Florida-based ultra-low-cost carrier Spirit Airlines reported 2016 net profit of $264.9 million, down 16.5% from net income of $317.2 million in 2015.

Excluding full-year special charges of $37.2 million related to aircraft lease termination costs, Spirit’s 2106 net income totaled $291 million, down 8% from 2015.
Spirit’s 2016 revenue was up 8.4% to $2.3 billion; expenses increased 15.1% to $1.9 billion, producing operating income of $443.7 million, down 12.9% year-over-year.
The airline’s 2016 traffic rose 19.9% to 21.6 billion RPMs on a 20% increase in capacity to 25.5 billion ASMs, producing a load factor of 84.7%, which remained flat compared to 2015. Yield fell 9.6% to 10.76 cents as the LCC continues to face competitive pricing pressure from the major US airlines.
The competitive environment has changed dramatically. Prior to the summer of 2015, for the most part, the competition didn’t match many of Spirit’s prices. Certain markets outside of foreign have always been competitive but in a lot of mid-continent markets our pricing was ignored; we were viewed as a small carrier and with all the restructuring going on, we were ignored in many of those markets,” Spirit president and CEO Bob Fornaro said during the Feb. 7 call with analysts. “That’s changed and basically today we see heavy competition across our whole network.”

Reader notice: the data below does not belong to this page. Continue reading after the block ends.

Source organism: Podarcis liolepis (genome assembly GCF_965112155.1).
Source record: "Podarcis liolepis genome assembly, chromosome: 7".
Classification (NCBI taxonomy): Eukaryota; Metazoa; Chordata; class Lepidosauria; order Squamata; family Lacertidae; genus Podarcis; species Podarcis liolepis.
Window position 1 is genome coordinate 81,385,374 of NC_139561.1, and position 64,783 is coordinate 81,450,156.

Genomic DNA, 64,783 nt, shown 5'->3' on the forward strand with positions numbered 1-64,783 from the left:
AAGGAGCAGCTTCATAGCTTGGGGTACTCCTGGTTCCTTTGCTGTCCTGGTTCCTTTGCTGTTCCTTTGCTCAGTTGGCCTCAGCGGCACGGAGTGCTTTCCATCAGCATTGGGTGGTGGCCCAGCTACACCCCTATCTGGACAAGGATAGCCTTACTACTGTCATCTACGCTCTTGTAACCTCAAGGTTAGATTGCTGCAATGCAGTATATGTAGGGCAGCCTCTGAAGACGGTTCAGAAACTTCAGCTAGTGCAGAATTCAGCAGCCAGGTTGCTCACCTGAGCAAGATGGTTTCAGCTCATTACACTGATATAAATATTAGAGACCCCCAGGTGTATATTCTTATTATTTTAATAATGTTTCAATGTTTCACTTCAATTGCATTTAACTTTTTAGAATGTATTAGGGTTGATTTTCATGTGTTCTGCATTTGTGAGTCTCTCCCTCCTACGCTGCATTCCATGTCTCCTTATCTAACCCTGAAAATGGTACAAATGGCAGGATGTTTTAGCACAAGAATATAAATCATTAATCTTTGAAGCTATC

Spirit added 16 Airbus aircraft to its fleet in 2016, including three A320ceos, five A320neos and eight A321ceos, ending the year with 95 aircraft. The airline expects to receive 11 A321s in 2017. Additionally, the airline opened up new markets in Seattle, Washington; Akron-Canton, Ohio; Newark, New Jersey; and Havana, Cuba. Service to Hartford, Connecticut, will open up in April. The airline has already announced plans to launch 17 new routes in 2017, and will announce 10-15 more by the end of the year.